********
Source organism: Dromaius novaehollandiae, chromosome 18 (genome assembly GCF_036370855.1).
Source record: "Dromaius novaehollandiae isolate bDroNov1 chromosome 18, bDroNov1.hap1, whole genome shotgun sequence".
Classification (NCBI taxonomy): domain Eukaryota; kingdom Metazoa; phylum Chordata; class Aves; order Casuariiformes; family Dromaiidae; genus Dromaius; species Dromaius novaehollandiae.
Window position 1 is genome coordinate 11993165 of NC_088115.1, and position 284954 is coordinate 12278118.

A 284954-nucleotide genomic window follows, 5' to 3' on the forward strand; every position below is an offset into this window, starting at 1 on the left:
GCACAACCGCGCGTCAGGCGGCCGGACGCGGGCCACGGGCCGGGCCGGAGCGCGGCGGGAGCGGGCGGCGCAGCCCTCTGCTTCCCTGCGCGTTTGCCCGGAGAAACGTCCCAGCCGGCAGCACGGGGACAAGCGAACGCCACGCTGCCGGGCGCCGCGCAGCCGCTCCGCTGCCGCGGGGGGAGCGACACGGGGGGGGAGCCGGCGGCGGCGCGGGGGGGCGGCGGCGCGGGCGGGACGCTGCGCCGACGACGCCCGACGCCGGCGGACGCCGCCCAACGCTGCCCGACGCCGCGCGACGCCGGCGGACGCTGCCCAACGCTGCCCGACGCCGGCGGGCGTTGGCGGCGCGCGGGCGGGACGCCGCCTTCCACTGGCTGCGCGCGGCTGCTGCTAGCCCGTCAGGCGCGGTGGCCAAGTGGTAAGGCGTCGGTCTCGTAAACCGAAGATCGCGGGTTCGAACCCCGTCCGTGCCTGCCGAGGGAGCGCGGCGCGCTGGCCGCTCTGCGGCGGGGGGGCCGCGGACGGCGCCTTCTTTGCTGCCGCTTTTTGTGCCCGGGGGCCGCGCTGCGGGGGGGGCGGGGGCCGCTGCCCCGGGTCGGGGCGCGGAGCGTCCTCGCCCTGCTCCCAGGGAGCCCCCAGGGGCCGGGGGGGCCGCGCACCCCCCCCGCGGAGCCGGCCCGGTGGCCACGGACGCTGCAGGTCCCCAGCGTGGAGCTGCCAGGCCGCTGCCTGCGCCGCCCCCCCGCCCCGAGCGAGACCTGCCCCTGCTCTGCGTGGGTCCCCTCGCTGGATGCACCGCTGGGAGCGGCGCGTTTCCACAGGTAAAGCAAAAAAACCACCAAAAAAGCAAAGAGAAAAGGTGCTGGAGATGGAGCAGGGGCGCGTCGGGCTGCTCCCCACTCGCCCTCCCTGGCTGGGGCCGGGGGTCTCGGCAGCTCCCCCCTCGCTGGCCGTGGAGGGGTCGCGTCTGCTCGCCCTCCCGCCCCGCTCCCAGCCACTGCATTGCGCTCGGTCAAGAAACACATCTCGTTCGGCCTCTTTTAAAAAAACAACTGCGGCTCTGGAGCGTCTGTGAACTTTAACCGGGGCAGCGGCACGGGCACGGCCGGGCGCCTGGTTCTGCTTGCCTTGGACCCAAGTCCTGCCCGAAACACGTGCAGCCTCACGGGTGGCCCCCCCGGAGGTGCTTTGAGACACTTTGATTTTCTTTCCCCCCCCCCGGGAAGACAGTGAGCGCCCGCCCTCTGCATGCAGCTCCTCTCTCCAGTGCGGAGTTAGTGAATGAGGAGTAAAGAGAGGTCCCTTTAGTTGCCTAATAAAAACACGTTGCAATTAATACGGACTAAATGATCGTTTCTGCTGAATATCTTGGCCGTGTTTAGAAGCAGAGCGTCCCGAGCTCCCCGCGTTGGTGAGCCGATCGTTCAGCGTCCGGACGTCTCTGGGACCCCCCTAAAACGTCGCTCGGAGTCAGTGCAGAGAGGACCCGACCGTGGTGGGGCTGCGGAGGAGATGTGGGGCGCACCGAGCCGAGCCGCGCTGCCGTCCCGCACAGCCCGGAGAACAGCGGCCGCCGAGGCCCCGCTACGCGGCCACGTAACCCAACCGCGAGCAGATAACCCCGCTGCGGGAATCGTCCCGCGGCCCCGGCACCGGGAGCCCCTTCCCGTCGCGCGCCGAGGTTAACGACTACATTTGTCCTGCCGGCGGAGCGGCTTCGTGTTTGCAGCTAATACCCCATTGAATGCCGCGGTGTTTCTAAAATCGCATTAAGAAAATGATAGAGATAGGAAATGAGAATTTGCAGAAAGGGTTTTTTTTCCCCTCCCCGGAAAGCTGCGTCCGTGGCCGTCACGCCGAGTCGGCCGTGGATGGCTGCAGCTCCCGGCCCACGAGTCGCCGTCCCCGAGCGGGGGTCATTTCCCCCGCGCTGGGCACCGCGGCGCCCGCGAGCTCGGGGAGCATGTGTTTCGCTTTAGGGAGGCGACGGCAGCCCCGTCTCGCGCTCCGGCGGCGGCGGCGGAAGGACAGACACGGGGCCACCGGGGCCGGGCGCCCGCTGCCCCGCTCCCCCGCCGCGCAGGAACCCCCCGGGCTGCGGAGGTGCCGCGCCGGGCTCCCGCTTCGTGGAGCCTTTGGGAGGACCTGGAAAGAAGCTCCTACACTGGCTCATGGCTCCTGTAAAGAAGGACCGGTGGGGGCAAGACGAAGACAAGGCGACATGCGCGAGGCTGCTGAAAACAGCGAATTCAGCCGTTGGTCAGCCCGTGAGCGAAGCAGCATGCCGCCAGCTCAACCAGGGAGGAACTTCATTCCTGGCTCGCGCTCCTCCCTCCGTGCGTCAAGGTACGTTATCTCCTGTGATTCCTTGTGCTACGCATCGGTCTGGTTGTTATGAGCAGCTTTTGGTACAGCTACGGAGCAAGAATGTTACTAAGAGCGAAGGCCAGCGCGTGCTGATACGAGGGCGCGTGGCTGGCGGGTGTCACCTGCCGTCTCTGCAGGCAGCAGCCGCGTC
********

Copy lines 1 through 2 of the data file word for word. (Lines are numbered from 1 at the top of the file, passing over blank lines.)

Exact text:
Source organism: Dromaius novaehollandiae, chromosome 18 (genome assembly GCF_036370855.1).
Source record: "Dromaius novaehollandiae isolate bDroNov1 chromosome 18, bDroNov1.hap1, whole genome shotgun sequence".